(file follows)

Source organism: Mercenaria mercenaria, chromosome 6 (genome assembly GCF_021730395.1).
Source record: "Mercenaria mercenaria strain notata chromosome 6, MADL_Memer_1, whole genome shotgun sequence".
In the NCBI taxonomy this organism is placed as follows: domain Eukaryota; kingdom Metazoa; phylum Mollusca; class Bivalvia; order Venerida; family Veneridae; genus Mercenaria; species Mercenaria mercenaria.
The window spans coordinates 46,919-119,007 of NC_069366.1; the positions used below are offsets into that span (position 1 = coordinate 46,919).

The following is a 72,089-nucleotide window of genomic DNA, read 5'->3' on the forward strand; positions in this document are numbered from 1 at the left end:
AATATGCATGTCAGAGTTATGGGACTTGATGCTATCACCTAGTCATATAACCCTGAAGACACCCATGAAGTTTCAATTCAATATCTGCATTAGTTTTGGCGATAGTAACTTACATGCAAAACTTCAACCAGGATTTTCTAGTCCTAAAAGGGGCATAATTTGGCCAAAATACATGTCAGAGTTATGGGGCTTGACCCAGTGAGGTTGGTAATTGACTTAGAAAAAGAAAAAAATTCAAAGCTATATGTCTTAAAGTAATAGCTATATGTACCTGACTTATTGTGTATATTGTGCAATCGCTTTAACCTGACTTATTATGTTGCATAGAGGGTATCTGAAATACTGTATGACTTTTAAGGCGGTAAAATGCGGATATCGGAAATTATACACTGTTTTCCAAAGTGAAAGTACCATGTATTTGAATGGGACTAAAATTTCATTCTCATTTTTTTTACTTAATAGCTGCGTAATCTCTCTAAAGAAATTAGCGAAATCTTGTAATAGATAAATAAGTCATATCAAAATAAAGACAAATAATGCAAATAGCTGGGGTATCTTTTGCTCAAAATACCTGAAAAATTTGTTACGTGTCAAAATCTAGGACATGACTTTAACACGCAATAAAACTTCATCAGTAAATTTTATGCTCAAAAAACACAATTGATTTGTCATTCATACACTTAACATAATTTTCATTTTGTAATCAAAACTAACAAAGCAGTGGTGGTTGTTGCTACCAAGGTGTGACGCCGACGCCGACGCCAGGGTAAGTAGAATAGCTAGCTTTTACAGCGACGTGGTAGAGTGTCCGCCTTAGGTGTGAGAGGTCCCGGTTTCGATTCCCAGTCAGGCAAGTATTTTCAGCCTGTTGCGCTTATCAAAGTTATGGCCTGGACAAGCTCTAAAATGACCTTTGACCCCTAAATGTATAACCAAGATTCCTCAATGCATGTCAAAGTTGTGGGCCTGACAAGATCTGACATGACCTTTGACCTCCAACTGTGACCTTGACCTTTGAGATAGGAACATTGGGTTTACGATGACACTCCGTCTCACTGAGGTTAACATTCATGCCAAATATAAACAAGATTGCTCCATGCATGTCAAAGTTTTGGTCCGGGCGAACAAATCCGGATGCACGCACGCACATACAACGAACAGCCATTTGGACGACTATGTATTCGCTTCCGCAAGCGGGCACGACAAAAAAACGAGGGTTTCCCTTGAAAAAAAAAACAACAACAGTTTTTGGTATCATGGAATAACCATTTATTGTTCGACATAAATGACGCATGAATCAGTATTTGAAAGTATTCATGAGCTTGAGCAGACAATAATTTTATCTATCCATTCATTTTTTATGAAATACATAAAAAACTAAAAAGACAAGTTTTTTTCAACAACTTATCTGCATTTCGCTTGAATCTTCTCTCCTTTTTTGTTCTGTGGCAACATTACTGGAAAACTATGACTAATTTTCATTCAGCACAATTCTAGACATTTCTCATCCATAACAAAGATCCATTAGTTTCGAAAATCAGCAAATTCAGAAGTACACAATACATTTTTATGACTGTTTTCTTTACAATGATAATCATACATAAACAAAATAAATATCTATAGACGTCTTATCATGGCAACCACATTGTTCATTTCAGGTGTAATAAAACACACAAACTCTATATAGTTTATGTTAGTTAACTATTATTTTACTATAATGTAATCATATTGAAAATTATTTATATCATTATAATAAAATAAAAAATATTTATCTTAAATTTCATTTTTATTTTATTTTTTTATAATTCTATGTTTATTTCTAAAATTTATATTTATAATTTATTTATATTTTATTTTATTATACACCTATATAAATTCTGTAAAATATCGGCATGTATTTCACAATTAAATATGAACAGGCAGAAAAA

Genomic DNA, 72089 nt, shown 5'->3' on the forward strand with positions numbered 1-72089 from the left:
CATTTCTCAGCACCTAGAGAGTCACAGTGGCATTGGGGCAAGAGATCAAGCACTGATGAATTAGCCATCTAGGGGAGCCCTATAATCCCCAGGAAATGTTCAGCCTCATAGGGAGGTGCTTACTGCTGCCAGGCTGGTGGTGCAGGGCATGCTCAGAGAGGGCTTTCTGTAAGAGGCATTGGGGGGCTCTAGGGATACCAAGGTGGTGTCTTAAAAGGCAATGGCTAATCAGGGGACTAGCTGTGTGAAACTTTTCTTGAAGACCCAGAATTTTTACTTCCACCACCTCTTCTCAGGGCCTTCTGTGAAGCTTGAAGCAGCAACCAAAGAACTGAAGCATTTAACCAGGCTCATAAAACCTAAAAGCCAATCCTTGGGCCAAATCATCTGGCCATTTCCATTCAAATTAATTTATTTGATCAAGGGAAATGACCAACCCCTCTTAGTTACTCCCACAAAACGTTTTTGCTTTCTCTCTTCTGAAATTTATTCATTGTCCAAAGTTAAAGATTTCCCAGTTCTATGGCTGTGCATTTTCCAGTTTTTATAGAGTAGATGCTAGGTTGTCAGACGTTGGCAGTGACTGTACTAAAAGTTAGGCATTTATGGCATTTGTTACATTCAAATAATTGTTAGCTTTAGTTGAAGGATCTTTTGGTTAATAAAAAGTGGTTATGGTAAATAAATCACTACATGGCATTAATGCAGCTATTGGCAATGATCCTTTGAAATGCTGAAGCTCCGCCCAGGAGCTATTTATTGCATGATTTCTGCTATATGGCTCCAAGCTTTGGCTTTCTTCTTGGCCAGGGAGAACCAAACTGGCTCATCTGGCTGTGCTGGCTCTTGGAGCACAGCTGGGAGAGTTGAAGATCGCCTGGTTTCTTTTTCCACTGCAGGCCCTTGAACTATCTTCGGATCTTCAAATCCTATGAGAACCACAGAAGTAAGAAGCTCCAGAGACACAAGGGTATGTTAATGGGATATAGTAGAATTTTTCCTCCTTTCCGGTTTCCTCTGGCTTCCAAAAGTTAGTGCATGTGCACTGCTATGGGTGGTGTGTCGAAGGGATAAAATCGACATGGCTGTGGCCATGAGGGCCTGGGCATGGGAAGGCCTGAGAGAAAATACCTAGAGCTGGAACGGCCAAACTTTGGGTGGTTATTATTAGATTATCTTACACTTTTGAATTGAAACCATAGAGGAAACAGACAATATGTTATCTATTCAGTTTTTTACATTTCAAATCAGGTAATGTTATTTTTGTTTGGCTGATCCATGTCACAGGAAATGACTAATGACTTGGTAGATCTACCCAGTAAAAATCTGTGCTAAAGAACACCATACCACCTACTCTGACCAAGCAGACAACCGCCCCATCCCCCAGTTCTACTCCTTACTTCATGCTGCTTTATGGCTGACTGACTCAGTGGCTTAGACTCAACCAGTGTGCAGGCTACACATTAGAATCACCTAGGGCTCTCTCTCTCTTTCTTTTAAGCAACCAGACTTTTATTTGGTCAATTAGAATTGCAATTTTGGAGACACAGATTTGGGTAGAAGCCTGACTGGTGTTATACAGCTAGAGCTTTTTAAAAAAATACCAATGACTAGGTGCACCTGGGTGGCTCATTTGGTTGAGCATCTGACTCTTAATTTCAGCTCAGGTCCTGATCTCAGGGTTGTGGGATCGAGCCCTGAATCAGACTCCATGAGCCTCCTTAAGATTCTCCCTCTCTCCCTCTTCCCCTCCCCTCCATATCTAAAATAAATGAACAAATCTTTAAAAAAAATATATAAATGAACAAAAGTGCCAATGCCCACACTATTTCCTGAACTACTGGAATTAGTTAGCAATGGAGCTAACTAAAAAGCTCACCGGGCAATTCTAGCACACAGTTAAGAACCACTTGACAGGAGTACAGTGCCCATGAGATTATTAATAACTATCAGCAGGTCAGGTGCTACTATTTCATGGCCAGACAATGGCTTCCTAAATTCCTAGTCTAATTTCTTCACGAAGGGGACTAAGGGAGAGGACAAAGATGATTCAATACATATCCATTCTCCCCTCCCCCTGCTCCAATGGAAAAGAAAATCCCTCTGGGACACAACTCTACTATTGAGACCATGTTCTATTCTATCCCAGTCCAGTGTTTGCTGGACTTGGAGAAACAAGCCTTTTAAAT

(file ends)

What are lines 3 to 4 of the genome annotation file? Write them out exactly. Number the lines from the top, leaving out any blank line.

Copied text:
In the NCBI taxonomy this organism is placed as follows: domain Eukaryota; kingdom Metazoa; phylum Mollusca; class Bivalvia; order Venerida; family Veneridae; genus Mercenaria; species Mercenaria mercenaria.
The window spans coordinates 46,919-119,007 of NC_069366.1; the positions used below are offsets into that span (position 1 = coordinate 46,919).